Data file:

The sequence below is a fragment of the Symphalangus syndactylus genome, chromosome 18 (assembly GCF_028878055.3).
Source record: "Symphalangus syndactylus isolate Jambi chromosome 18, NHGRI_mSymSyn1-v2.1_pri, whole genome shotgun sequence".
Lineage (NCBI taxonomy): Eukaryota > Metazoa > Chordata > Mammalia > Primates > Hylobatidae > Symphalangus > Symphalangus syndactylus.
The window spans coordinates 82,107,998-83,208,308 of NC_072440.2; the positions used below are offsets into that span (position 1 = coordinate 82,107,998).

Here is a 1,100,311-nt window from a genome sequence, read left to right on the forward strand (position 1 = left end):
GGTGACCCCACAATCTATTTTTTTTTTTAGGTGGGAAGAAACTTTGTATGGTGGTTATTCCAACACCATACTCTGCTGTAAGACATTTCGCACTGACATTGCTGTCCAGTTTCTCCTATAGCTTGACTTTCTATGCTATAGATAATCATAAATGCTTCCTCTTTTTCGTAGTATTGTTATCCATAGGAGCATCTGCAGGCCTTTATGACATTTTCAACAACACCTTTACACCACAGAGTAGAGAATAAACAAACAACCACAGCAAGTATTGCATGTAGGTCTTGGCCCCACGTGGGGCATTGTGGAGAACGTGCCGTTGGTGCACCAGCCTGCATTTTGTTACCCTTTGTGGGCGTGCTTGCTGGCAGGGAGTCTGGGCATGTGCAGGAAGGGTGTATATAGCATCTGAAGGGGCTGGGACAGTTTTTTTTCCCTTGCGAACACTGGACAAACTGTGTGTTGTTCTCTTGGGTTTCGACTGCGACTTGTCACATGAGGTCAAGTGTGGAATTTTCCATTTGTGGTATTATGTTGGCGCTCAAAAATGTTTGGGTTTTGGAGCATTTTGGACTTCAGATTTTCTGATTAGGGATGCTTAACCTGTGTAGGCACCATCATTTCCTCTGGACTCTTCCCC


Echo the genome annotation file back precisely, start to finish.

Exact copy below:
The sequence below is a fragment of the Symphalangus syndactylus genome, chromosome 18 (assembly GCF_028878055.3).
Source record: "Symphalangus syndactylus isolate Jambi chromosome 18, NHGRI_mSymSyn1-v2.1_pri, whole genome shotgun sequence".
Lineage (NCBI taxonomy): Eukaryota > Metazoa > Chordata > Mammalia > Primates > Hylobatidae > Symphalangus > Symphalangus syndactylus.
The window spans coordinates 82,107,998-83,208,308 of NC_072440.2; the positions used below are offsets into that span (position 1 = coordinate 82,107,998).

Here is a 1,100,311-nt window from a genome sequence, read left to right on the forward strand (position 1 = left end):
GGTGACCCCACAATCTATTTTTTTTTTTAGGTGGGAAGAAACTTTGTATGGTGGTTATTCCAACACCATACTCTGCTGTAAGACATTTCGCACTGACATTGCTGTCCAGTTTCTCCTATAGCTTGACTTTCTATGCTATAGATAATCATAAATGCTTCCTCTTTTTCGTAGTATTGTTATCCATAGGAGCATCTGCAGGCCTTTATGACATTTTCAACAACACCTTTACACCACAGAGTAGAGAATAAACAAACAACCACAGCAAGTATTGCATGTAGGTCTTGGCCCCACGTGGGGCATTGTGGAGAACGTGCCGTTGGTGCACCAGCCTGCATTTTGTTACCCTTTGTGGGCGTGCTTGCTGGCAGGGAGTCTGGGCATGTGCAGGAAGGGTGTATATAGCATCTGAAGGGGCTGGGACAGTTTTTTTTCCCTTGCGAACACTGGACAAACTGTGTGTTGTTCTCTTGGGTTTCGACTGCGACTTGTCACATGAGGTCAAGTGTGGAATTTTCCATTTGTGGTATTATGTTGGCGCTCAAAAATGTTTGGGTTTTGGAGCATTTTGGACTTCAGATTTTCTGATTAGGGATGCTTAACCTGTGTAGGCACCATCATTTCCTCTGGACTCTTCCCC